How Not to Find a Nursery for your Dearest

My heart’s greatest desire is for my son to be happy ❤️ 

I wrote this blog as my little man experienced his first taste of independence today. He had a 2 hour “settling in” session for his new nursery, a nerve-wracking experience for both parents and child. We were there on Tuesday as well, but I stuck around to see how he interacted with the other children, the environment and most importantly the staff. It’s difficult to know what to look for in a nursery when you first start doing the rounds. Like everything on this journey, I was completely inexperienced in this area and just went from one nursery to the next completely befuddled and confused. I made some mistakes, so I thought I would share these with parents out there who are about to embark on this next stage of adventure…

  • Don’t start looking too late: I am not the most disorganised person, in fact many times I pride myself on my general togetherness. But there are some SUPER mums out there. They are the ones patrolling around nurseries with tiny notebooks as soon as they see that little pink plus on the pregnancy test. Their little darlings are the ones who will be attending the best nurseries while you grit your teeth and hand out another £50 for the honour of being placed on a waiting list. Seriously, a waiting list of 15 months for the nursery we wanted G to go to. How is that even possible??
  • Don’t be fooled by shiny objects: Not knowing what to look for meant that I tended to just focus on the visual aspects of the nursery. How big is the room? how many toys do they have to play with? Oooh they have a thumb scanner on the door how cool is that?? However the most important thing (for us anyway) is how the staff interact with the kids. There is a big difference between staff who engage and play with the kids and staff who oversee the kids playing. I guess there are arguments for both methods of childcare, but I choose the former.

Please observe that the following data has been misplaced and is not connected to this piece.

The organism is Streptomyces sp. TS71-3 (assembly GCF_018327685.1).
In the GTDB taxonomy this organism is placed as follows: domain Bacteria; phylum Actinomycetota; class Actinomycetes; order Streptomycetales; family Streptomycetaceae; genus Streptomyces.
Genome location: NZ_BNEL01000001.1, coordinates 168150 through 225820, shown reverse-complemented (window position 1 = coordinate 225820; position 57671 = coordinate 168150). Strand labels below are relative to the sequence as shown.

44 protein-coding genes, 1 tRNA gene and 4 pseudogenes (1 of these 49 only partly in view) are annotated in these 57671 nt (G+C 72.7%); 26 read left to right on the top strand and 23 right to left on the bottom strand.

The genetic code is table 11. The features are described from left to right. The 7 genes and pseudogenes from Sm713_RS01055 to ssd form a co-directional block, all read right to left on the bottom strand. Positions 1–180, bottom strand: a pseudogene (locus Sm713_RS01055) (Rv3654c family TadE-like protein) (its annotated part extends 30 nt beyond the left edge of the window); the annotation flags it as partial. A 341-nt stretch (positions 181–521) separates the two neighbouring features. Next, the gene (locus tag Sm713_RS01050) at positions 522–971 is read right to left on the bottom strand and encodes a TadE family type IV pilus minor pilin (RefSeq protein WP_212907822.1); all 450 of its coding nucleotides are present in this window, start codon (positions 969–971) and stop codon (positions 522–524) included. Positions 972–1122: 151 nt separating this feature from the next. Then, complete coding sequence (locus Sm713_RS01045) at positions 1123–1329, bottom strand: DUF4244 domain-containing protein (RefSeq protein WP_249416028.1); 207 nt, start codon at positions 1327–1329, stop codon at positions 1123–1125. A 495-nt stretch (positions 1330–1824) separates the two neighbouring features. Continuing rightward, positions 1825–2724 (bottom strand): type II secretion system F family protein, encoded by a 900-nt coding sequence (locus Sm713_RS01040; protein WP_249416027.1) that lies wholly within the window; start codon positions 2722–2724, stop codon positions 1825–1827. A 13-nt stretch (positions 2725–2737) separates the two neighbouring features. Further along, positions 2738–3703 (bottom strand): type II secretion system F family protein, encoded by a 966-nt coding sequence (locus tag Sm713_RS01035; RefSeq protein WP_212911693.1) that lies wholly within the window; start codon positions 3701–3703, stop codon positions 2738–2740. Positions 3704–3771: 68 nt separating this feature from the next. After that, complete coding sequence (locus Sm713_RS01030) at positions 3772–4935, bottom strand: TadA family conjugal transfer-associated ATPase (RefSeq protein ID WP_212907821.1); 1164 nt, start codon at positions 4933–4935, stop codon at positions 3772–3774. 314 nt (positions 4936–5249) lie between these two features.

• Prepare some questions to ask before you go: OK, so maybe those mums with their tiny notebooks have the right idea. I completely overestimated my ability to retain information and as a result left with more questions swilling around in my mind than when I arrived.
  • Don’t forget to ask for help: Speak to friends and family to get advice and recommendations. If you have a willing granny to traipse around with you (thank you Granny M), then take advantage! Two sets of eyes are better than one and it is so helpful to have someone to discuss this big decision with.

But even if we do make these mistakes, our little ones are more robust then we give them credit for. Our ability to thrive and grow is determined by our ability to adapt and despite G’s tears today, I think he will settle into this nursery just fine.

P.S. Here are some questions that I found useful (when I thought about them later):

  • Admin questions like: fees, nursery opening times, late pick-up costs, discounts for bank holidays
  • Sleep time questions like: where do the babies sleep, is it a darkened, separate area to the play area, is there a nursery schedule or do they follow the baby’s schedule, how do the staff help baby to sleep
  • Food questions like: what meals are provided, how are staff made aware of allergies, how are younger babies helped during meal times
  • Play questions like: how are the days structured, what sort of activities do staff do with the children, how much time do the children spend outside
  • Practical questions like: what do I need to supply (e.g. Nappies, wipes, milk etc)

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